|Keira Knightley as Anna Karenina|
Oh, how I sighed with disappointment. The majority of the film was set in a theatre, presumably to mirror the theatricality of 19th century Russian society, against which the story of love and adultery unfolds – a seemingly inspired concept, updating a story that could easily slip into the tepid territory of traditional costume drama. In reality, such highly choreographed set changes taking place within one space, as flamboyant and energetic as they were, conflicted completely with the story. After all, is Anna Karenina not considered to be one of the great masterpieces of the Realist movement? For a few brief scenes, the action strayed outside of the theatre, but the significance of these interludes was unclear, therefore losing any symbolism that had been intended. Besides, had this been a low-budget film such ingenuity ought to be commended, but as a purely creative decision it failed.
Visually, the film was gorgeous, but what else could be expected from the director who gave us that emerald dress in Atonement and those ‘Coco Mademoiselle’ commercials? I have always been a fan of Joe Wright’s artistic eye for colour and composition alongside his storytelling, though, in this case, style triumphed over substance. For me, the film was devoid of any emotion, which this famous tragedy could have offered; it was like flicking through the pages of Vogue: I my interest was vaguely enticed, but I was ultimately left unsatisfied.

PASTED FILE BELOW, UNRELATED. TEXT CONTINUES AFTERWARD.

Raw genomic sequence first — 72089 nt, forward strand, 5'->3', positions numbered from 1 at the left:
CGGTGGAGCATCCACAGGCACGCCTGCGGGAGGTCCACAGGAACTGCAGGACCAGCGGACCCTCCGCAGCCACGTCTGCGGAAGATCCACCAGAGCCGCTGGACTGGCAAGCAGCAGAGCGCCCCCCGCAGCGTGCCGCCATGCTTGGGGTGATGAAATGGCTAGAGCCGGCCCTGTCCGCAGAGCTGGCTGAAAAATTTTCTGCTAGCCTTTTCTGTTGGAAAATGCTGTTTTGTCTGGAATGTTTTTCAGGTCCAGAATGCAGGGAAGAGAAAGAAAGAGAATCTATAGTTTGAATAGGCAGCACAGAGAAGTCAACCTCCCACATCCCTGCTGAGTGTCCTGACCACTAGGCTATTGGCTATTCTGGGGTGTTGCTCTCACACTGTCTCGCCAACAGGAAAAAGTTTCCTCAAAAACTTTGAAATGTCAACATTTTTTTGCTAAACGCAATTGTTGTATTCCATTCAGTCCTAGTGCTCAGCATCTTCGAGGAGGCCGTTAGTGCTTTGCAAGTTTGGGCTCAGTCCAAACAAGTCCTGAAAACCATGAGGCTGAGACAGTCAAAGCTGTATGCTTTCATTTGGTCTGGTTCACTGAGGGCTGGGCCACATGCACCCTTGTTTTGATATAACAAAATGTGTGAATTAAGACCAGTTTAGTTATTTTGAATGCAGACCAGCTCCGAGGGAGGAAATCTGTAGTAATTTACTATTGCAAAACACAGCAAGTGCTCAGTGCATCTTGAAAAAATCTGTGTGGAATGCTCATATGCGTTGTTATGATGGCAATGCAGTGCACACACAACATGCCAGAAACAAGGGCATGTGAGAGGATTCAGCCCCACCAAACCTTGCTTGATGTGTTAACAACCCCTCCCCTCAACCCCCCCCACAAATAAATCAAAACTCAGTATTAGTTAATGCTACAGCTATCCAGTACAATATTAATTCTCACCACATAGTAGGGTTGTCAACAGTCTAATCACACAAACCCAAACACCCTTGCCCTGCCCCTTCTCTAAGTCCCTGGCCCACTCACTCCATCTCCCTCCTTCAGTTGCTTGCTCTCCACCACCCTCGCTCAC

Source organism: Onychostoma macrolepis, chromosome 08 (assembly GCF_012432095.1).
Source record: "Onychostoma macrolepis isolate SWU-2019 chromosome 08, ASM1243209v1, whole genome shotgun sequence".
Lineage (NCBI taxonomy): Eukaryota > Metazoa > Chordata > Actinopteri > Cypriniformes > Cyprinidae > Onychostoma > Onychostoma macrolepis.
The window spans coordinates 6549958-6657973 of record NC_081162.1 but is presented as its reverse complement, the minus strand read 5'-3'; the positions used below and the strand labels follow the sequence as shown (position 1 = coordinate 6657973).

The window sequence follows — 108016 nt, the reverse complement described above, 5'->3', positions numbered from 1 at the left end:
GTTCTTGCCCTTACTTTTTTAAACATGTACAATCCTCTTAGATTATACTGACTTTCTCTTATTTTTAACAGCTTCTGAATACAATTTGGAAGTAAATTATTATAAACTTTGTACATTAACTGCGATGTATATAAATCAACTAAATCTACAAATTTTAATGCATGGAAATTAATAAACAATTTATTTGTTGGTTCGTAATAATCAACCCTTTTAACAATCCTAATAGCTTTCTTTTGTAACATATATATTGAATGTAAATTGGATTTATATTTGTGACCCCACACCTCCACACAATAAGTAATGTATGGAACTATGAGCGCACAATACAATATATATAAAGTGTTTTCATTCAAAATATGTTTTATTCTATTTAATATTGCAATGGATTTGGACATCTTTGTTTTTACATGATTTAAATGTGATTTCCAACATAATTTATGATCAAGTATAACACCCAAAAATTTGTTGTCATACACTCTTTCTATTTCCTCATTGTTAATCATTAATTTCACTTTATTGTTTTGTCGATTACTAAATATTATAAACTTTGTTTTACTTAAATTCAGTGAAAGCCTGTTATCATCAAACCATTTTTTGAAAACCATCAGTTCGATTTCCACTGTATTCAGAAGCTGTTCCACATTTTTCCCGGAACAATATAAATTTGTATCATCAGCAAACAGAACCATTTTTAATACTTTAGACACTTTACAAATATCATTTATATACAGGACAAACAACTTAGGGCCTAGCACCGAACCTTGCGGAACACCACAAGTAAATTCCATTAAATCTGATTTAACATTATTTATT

As well as showing off Jacqueline Durran’s exquisite costumes to perfection, Keira Knightley’s performance as Anna was solid, though much the same as her role in the 2008 film The Duchess. The real revelation was Jude Law’s portrayal of her long-suffering husband Alexei Karenin, who managed to be unlikeable, whilst at the same time commanding almost as much sympathy as the heroine. However, this was not enough to engage or even to ebb the tedium which began to steal over me as one scene affectedly changed to the next.
|Jude Law as Alexei Karenin|
Finally, the train came. But it was at least half an hour too late, leaving in its path a tangled mess of subplots, the torn shreds of a Tolstoy novel and the fragments of a pretty perfume advert. Contrary to the ideas of the author, “Great works of art are only great because they are accessible and comprehensible to everyone”, I found this film confusing, even as a natural English speaker, and can only imagine how Jenny was feeling by the end. Still, I am determined to read it. Perhaps I will give myself a few months' distance from this adaptation, but I will read Anna Karenina and this time I won’t rely on a middle-man to intervene between the text and my imagination.